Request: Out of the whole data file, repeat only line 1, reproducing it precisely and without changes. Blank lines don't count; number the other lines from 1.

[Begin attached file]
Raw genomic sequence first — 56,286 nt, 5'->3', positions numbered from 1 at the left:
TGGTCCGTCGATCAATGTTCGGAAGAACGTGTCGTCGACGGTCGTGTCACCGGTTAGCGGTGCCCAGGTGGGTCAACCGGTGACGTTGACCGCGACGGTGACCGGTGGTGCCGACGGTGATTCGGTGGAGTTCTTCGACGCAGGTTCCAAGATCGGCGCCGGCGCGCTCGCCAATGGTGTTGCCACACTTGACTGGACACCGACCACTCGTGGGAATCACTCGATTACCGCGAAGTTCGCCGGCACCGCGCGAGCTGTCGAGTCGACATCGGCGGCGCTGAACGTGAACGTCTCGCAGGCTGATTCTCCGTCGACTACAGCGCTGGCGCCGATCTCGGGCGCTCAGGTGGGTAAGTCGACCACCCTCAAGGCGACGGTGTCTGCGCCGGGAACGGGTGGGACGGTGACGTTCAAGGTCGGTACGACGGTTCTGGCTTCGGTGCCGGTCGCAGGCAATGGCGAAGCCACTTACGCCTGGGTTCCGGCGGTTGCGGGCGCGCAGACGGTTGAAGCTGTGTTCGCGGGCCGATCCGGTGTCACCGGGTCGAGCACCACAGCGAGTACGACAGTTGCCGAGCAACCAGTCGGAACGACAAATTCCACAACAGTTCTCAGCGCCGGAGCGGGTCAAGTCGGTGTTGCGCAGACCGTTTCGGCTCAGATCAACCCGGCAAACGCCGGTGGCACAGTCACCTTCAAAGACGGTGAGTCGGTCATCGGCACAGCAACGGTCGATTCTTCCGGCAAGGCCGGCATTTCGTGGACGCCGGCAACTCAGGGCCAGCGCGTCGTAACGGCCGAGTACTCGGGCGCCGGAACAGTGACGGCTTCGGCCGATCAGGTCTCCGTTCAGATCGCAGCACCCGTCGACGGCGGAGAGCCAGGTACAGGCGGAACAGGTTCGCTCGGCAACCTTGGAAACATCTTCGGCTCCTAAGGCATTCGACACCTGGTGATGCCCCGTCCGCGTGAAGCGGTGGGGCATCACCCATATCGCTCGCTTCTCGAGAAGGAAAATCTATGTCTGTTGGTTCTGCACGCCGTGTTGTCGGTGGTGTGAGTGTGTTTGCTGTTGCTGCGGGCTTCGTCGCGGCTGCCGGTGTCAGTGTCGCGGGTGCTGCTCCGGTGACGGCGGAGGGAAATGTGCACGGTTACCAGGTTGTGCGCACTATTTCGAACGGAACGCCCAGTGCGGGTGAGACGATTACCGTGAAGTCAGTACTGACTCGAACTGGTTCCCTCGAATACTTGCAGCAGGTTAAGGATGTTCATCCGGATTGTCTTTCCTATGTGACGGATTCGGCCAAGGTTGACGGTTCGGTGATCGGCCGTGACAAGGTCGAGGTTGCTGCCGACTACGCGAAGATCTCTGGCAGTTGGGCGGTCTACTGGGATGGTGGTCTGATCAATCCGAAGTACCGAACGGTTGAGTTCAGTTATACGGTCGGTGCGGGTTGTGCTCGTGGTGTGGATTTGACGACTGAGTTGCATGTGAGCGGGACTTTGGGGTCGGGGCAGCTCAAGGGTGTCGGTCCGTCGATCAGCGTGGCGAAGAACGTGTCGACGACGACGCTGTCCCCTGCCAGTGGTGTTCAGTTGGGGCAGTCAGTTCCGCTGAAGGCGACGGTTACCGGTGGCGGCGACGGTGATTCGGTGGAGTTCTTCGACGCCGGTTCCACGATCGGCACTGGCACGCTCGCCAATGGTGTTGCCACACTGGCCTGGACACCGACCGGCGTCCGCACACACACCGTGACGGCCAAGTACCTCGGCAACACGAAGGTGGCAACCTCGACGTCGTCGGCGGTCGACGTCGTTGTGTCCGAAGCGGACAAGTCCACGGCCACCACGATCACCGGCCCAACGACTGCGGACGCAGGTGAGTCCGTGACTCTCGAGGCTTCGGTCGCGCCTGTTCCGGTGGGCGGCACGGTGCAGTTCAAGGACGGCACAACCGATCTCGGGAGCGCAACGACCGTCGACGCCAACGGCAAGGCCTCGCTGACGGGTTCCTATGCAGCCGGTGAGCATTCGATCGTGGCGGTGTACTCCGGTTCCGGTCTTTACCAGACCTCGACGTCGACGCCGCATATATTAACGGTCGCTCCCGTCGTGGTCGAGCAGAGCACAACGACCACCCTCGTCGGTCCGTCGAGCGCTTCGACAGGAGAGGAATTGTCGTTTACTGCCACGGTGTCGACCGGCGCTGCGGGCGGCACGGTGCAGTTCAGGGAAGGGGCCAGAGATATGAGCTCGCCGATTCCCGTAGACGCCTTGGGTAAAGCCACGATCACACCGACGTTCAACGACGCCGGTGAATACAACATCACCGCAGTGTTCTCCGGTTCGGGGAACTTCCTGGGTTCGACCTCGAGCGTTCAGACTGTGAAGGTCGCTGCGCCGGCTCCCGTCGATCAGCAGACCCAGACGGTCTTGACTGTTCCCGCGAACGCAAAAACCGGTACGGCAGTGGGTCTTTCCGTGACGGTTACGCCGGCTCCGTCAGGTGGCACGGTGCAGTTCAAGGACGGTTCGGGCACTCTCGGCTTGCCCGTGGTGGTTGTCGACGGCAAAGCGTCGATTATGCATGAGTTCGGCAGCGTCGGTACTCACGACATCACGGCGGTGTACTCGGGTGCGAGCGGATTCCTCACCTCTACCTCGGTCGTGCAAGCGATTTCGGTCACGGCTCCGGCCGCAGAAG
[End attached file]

Raw genomic sequence first — 56,286 nt, 5'->3', positions numbered from 1 at the left: